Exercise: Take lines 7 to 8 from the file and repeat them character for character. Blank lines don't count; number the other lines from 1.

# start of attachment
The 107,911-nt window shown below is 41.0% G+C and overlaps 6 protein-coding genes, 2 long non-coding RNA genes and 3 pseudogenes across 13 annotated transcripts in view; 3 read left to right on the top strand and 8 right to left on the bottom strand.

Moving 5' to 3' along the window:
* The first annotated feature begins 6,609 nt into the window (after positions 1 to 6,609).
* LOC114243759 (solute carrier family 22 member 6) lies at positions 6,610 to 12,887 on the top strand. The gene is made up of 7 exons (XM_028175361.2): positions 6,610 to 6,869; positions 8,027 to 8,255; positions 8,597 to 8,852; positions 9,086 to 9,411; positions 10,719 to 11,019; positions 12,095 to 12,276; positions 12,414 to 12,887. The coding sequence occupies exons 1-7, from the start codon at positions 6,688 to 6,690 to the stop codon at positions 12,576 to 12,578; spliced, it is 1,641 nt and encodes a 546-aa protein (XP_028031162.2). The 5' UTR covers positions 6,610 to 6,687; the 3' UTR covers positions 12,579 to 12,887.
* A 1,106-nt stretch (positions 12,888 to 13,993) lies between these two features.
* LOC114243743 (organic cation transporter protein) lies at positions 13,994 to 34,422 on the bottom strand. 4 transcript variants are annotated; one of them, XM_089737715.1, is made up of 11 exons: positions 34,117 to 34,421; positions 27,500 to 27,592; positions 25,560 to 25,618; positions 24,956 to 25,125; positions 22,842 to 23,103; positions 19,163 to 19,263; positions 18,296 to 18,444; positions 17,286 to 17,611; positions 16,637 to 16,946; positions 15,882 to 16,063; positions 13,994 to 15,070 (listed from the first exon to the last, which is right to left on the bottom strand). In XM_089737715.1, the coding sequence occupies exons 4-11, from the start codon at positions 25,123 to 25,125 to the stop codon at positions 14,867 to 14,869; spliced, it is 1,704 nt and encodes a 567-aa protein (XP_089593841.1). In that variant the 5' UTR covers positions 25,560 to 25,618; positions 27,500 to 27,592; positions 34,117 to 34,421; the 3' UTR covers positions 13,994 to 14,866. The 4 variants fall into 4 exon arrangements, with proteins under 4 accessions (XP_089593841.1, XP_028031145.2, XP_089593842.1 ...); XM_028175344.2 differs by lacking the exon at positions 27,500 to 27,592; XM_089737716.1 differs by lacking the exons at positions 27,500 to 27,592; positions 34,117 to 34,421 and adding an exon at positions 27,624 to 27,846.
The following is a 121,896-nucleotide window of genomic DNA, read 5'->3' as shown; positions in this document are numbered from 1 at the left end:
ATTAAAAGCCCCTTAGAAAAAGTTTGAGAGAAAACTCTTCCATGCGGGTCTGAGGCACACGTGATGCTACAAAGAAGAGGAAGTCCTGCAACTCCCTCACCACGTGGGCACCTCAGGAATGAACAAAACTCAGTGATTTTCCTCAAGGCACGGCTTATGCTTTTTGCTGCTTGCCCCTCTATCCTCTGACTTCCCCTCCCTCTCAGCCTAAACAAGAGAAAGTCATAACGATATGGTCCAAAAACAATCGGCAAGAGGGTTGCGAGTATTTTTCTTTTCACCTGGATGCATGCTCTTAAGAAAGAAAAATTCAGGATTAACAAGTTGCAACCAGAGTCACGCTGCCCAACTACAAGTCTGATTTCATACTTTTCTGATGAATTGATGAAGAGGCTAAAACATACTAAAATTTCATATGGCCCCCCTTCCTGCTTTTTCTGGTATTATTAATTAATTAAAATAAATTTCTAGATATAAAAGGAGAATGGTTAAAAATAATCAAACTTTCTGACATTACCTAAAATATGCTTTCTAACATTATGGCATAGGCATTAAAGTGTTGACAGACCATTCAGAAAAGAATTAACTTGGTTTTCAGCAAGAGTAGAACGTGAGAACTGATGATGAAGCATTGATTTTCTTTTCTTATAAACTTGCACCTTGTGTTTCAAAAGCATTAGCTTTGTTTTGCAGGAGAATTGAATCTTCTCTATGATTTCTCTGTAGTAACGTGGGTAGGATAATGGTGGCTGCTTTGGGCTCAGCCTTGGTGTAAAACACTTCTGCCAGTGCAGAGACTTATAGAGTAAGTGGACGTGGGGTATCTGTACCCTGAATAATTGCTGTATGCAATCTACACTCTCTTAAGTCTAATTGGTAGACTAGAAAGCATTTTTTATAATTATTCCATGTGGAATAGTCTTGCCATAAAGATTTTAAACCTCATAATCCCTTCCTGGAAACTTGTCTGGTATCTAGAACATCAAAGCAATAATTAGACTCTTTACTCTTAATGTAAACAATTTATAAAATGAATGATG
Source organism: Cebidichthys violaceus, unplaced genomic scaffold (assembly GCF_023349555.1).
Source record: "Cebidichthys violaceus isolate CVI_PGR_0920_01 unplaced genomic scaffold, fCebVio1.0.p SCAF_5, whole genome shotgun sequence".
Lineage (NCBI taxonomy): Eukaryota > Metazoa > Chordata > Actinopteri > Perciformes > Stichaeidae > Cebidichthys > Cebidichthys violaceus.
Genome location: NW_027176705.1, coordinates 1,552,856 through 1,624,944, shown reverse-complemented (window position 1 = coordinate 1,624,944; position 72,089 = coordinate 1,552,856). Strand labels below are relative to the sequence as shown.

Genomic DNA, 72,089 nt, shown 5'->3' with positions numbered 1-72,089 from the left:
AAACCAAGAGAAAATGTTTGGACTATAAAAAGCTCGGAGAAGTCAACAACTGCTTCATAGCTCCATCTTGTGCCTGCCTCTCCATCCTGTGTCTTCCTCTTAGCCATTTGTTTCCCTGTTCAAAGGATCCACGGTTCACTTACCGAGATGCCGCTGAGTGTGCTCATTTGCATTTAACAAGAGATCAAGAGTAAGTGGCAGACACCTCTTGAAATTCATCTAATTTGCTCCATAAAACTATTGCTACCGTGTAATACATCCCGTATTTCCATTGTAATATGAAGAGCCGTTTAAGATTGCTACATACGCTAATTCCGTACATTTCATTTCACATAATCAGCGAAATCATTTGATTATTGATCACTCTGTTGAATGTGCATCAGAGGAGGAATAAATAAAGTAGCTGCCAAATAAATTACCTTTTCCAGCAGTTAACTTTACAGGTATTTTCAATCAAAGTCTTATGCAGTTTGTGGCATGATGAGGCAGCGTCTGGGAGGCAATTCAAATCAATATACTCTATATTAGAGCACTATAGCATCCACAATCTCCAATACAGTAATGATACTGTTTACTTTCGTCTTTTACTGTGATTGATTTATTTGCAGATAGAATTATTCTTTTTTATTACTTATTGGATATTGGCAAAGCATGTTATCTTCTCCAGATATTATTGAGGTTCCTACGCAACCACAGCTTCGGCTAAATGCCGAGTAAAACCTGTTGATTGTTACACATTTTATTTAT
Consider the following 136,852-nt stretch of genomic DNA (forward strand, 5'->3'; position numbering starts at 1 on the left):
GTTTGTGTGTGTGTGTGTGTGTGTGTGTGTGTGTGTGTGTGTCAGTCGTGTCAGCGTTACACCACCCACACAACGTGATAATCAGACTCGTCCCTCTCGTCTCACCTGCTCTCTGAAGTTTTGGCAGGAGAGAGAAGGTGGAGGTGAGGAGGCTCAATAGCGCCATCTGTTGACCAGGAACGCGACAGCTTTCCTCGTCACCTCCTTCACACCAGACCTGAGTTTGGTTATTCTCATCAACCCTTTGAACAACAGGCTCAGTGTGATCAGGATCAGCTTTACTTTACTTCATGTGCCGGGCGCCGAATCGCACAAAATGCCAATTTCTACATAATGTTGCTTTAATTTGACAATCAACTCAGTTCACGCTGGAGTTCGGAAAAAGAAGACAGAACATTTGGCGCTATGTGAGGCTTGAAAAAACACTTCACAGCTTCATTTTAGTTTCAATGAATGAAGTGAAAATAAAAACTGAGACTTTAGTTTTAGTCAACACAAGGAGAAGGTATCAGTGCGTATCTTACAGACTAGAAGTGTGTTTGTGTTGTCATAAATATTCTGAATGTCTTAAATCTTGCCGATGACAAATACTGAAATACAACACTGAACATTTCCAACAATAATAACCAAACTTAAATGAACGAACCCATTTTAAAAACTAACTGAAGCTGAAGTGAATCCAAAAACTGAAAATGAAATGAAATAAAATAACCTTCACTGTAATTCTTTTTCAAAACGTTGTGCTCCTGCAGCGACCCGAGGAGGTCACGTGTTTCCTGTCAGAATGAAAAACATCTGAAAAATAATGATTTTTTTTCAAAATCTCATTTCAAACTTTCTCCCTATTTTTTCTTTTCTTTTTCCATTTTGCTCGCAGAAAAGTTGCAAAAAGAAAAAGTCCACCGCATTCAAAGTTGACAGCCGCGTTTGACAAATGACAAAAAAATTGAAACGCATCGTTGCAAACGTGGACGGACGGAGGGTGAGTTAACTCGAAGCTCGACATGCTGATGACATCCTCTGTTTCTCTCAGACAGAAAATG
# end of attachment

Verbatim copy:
The following is a 121,896-nucleotide window of genomic DNA, read 5'->3' as shown; positions in this document are numbered from 1 at the left end:
ATTAAAAGCCCCTTAGAAAAAGTTTGAGAGAAAACTCTTCCATGCGGGTCTGAGGCACACGTGATGCTACAAAGAAGAGGAAGTCCTGCAACTCCCTCACCACGTGGGCACCTCAGGAATGAACAAAACTCAGTGATTTTCCTCAAGGCACGGCTTATGCTTTTTGCTGCTTGCCCCTCTATCCTCTGACTTCCCCTCCCTCTCAGCCTAAACAAGAGAAAGTCATAACGATATGGTCCAAAAACAATCGGCAAGAGGGTTGCGAGTATTTTTCTTTTCACCTGGATGCATGCTCTTAAGAAAGAAAAATTCAGGATTAACAAGTTGCAACCAGAGTCACGCTGCCCAACTACAAGTCTGATTTCATACTTTTCTGATGAATTGATGAAGAGGCTAAAACATACTAAAATTTCATATGGCCCCCCTTCCTGCTTTTTCTGGTATTATTAATTAATTAAAATAAATTTCTAGATATAAAAGGAGAATGGTTAAAAATAATCAAACTTTCTGACATTACCTAAAATATGCTTTCTAACATTATGGCATAGGCATTAAAGTGTTGACAGACCATTCAGAAAAGAATTAACTTGGTTTTCAGCAAGAGTAGAACGTGAGAACTGATGATGAAGCATTGATTTTCTTTTCTTATAAACTTGCACCTTGTGTTTCAAAAGCATTAGCTTTGTTTTGCAGGAGAATTGAATCTTCTCTATGATTTCTCTGTAGTAACGTGGGTAGGATAATGGTGGCTGCTTTGGGCTCAGCCTTGGTGTAAAACACTTCTGCCAGTGCAGAGACTTATAGAGTAAGTGGACGTGGGGTATCTGTACCCTGAATAATTGCTGTATGCAATCTACACTCTCTTAAGTCTAATTGGTAGACTAGAAAGCATTTTTTATAATTATTCCATGTGGAATAGTCTTGCCATAAAGATTTTAAACCTCATAATCCCTTCCTGGAAACTTGTCTGGTATCTAGAACATCAAAGCAATAATTAGACTCTTTACTCTTAATGTAAACAATTTATAAAATGAATGATG